A THIRD EXAMPLE, U.S. Pat. No. 4,946,439, Issued on Aug. 7, 1990, to Eggers teaches a dual source parenteral infusion system that includes a primary controller which controls the flow rate of a parenteral solution, a display which displays parameters associated with the delivery of a primary solution, and pushbuttons for entering solution delivery parameters into the controller. The primary controller communicates with a secondary infusion module which is programmed to deliver solution from a secondary source, with the flow rate being controlled by the primary controller. The secondary infusion module includes a display for displaying parameters associated with the delivery of the secondary solution and a drop detector, and mounts about a drip chamber for the secondary solution. The module may also include pushbuttons for entering fluid delivery parameters for the secondary solution into the module.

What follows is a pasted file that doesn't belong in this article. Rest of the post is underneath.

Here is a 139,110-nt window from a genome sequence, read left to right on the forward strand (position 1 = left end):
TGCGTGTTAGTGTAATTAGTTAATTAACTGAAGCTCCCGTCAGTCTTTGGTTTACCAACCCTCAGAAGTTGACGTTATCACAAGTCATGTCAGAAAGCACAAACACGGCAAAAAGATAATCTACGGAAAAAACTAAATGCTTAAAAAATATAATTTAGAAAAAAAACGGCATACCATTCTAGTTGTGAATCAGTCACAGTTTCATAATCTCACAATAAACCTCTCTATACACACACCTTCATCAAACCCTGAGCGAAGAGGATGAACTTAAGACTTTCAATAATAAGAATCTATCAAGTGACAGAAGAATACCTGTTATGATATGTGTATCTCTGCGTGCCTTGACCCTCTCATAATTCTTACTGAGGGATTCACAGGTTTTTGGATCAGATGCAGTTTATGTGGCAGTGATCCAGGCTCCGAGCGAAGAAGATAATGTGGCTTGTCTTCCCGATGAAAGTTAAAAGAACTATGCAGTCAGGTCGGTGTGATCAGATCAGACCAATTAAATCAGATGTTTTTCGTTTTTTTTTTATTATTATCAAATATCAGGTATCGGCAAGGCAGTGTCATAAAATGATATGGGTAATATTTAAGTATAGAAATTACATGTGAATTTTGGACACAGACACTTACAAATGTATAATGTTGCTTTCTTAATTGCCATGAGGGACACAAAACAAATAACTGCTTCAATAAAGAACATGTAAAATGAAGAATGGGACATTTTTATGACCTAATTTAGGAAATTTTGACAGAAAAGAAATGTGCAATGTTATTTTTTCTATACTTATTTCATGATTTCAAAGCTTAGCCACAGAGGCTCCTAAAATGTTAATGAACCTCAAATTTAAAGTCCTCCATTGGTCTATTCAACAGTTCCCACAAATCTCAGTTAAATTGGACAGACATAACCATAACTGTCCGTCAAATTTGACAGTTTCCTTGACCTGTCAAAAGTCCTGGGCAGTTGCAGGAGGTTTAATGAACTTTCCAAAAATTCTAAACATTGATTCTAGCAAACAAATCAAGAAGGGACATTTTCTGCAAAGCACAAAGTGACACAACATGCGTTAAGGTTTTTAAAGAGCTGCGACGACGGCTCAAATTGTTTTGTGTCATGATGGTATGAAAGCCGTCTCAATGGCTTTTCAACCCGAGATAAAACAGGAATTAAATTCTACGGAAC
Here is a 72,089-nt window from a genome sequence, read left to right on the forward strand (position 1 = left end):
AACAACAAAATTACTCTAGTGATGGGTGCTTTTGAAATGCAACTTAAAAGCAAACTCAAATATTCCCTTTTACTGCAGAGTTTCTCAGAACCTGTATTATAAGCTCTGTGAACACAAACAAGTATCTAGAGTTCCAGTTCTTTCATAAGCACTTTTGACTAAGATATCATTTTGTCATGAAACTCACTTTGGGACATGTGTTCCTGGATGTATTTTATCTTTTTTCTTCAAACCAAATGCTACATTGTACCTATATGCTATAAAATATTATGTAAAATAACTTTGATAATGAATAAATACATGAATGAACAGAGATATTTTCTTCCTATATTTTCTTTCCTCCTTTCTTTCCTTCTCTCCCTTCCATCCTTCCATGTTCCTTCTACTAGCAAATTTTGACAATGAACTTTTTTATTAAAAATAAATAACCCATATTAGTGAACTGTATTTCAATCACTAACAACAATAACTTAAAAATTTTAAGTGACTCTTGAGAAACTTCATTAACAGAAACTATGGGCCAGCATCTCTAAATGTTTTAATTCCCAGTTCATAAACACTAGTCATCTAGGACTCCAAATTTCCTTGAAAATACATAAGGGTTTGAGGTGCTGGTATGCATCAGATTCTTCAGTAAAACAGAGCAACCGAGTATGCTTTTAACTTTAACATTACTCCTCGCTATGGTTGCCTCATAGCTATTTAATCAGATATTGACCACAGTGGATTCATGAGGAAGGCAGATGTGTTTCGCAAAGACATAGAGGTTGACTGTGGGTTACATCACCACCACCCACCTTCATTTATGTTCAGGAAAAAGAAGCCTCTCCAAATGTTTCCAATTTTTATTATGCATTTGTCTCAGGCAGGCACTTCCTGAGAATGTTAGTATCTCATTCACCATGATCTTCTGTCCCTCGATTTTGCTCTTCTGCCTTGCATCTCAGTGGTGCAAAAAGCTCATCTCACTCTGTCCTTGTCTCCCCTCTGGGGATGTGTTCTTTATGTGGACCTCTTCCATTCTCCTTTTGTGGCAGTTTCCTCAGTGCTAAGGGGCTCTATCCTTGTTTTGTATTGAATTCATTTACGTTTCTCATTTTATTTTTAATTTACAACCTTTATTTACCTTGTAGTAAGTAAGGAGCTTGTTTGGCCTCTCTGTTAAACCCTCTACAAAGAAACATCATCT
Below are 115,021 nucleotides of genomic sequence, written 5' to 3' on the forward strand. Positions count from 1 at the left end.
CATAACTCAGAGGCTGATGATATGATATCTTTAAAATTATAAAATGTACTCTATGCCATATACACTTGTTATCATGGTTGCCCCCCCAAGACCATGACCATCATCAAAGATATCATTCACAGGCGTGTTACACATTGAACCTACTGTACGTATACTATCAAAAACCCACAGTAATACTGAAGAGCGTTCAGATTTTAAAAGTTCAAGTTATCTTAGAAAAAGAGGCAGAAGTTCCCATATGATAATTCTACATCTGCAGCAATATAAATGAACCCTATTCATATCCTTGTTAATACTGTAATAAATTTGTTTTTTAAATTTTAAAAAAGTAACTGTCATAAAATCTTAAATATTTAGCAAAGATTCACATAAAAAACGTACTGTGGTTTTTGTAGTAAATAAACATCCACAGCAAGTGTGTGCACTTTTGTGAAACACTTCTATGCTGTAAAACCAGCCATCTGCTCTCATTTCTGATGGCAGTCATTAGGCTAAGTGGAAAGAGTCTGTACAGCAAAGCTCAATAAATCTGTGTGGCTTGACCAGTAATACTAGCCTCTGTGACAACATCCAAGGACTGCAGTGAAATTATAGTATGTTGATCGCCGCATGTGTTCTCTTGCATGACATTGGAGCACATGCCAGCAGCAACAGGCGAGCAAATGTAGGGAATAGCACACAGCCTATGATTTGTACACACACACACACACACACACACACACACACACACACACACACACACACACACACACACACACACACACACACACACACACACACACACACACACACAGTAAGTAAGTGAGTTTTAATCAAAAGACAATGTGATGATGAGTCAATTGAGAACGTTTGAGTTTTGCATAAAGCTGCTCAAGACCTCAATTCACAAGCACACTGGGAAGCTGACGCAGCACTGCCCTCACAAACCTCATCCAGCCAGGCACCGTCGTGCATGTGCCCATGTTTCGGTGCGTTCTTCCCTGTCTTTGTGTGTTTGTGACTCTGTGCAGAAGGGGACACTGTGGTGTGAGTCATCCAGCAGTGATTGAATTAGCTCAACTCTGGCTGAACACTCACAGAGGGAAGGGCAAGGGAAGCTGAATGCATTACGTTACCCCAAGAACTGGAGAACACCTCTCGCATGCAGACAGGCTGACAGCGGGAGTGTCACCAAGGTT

A FOURTH EXAMPLE, U.S. Pat. No. 5,277,175, Issued on Jan. 11, 1994, to Riggs et al. teaches a continuous flow nebulizing device for patients receiving long term nebulized medicant respiratory therapy. The nebulizing device comprises a nebulizer vial through which nebulizing fluids are delivered from a large supply vessel to conventional nebulizing apparatus. Thereby, the nebulizing apparatus connected to the continuously replenished nebulizer vial, delivers a larger volume of nebulized medicants on a continuous basis to a patient than can be provided by a conventional nebulizer vial without removing the conventional nebulizer vial from the nebulizer. For critically ill patients, the nebulizing device is used as part of a nebulizer/ventilator circuit. For voluntary respiratory patients, the nebulizer device output is used without a ventilator. Medicant supplying circuits are provided whereby a single medicant is selectably delivered from a plurality of large supply vessels without disconnecting the nebulizing vial from the nebulizer. Liquid level control circuits are provided whereby the level of liquid in the nebulizer vial is electrically or fluidically controlled. Nebulizing gas flow, synchronized with inhalation and exhalation rates, provides a plurality of options of aerosolized mist production patterns. Such synchronization is defined by a ventilator. An add-site device which provides direct access by a syringe needle into the nebulizer vial for addition of medicants and withdrawal of fluid is disclosed. Adjustable temperature control is provided for ventilating and nebulizeable fluids.